Can Tech Lower Your Power Bills And Go Green? (infographic)

For any household, the last thing we want to worry about are the necessities. Yet one in five families has had to go without basic necessities just to make room in the budget for energy bills. As overall costs of electricity continue to grow across the board and will likely continue on this incline well into 2020, getting control over our energy needs, usage, and waste is more important than ever - the economy, environment, and not to mention our wallets, may depend on it.

These general rising costs of energy are indicative of a few issues - an uncertainty of both the future of the economy and the future of the environment. The global majority, more than four in five people, believe that all energy should be sourced from renewables - one in four believe that its individuals that should take the lead on energy issues. At the end of the day, we can’t eliminate our necessity for energy and as a result, it’s up to us to make positive changes to face this responsibility. For decades, solar panels have been at the forefront of sustainable energy and today they become more affordable than ever. Though some areas are better suited for harnessing solar energy than others, nearly have of the solar energy potential int he United States comes from low to middle-income households. If every one of those homes were to install solar panels for energy usage, 75% of all residential energy consumption could come from clean, renewable solar sources.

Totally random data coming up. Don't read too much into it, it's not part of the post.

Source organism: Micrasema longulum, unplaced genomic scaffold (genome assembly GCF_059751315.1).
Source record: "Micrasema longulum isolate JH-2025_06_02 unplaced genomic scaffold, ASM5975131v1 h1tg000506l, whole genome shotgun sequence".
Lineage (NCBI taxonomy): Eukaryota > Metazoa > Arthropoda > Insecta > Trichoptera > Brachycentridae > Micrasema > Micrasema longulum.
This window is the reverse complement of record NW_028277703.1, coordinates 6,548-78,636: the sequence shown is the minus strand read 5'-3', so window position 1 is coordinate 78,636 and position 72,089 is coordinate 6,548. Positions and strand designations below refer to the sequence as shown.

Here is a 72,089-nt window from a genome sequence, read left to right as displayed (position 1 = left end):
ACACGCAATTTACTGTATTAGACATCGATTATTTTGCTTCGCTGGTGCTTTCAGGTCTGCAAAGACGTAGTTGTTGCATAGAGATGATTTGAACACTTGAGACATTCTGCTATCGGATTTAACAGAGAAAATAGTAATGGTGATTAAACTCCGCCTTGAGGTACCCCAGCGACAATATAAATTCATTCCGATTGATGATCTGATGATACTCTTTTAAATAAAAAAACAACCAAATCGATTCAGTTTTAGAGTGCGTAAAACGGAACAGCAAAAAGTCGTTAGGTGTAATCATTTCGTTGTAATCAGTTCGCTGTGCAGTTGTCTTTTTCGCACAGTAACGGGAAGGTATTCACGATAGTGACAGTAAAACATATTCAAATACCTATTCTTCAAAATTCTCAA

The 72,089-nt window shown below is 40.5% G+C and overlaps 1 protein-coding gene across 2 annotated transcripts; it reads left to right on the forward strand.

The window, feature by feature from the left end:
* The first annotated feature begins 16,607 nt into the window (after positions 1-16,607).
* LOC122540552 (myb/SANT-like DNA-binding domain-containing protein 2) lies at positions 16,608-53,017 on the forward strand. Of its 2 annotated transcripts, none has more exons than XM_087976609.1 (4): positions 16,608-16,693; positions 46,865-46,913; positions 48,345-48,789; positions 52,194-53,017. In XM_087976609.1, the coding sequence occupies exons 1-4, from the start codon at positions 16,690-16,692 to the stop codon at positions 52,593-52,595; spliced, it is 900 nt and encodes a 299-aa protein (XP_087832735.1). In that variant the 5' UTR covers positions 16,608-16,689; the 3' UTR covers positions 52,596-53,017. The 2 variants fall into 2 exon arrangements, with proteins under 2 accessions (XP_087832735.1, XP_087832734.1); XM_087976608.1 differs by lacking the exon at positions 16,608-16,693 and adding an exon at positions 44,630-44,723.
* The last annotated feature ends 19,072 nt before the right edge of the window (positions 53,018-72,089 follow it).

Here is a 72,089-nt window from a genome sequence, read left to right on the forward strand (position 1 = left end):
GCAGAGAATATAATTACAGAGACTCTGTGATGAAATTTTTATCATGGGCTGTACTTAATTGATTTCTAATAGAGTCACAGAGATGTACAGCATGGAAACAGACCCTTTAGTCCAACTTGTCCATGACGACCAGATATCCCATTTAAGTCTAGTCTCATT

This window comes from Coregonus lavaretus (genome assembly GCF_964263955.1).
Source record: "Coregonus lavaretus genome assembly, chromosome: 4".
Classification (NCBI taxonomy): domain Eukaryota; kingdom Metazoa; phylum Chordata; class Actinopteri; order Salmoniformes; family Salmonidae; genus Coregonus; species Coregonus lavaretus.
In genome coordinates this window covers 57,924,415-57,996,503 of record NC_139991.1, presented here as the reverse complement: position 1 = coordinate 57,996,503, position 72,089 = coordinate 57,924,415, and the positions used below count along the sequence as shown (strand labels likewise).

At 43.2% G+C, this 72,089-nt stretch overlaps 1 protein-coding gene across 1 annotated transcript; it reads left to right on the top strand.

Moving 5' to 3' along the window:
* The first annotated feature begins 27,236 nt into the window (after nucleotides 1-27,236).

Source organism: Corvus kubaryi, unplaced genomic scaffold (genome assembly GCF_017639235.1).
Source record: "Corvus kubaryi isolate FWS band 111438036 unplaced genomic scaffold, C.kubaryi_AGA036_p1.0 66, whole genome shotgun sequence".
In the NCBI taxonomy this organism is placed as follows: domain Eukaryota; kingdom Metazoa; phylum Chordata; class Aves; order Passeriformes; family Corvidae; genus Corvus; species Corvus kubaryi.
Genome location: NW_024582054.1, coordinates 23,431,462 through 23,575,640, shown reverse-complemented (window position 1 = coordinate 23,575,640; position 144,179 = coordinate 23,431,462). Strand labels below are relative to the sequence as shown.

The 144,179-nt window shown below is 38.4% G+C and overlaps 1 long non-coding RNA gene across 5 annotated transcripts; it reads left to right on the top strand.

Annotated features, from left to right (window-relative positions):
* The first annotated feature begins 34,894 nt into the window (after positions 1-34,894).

Again, solar panels aren’t for every rooftop, and though installation of systems is more affordable than ever, it does remain out of the price range for many families. Standard systems start at around $13k and take on average 20 years to start paying for itself - not everyone is ready and willing to make this investment. Grid alternatives, shared energy resources, and leasing options open more opportunities for families struggling with energy bills as forward-thinkers take the energy question one step further. Some experts have suggested the value of deregulated energy markets, effectively eliminating the cash-throttling hold of energy providers. In this market, consumers may have the opportunity to shop around for the best deal, take advantage of a choice of renewable sources without having to invest in personal home solar panels, and keep prices as well as customer service competitive.
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Extreme solutions aside, many Americans are looking for solutions for the meantime. While we are constantly skimping on our own necessities from groceries to gasoline just to pay an energy bill, we often overlook easy and sometimes obvious ways to save. In the United States, three out of 20 households receives a disconnection of service notice every year. This is particularly concerning when we consider that around 63% of our energy usage comes from necessities. For one in ten, this may lead to a decision to dial the thermostat back and keep indoor climate control at uncomfortable and potentially unsafe temperatures. Even as our energy necessities take up the majority of our usage and subsequent bills, it’s the luxuries that may be leading to needless waste. Kitchen appliances like toaster ovens and coffee makers or entertainment devices like TVs and gaming consoles may be demanding a higher chunk of energy than we may realize. Yet even when not in use, these devices and countless others could be draining precious resources and racking up a high bill in the process. Leaky faucets, incandescent light bulbs, and drafty windows may serve as some of the worst offenders for energy efficiency and by the end of the year could end up adding hundreds onto annual costs.

Energy costs may continue to increase even beyond what we can control, but here’s how to take back the power, so to speak, in the face of economic and environmental stress, detailed in this infographic.

Go Green And Lower Energy Bills - Infographic

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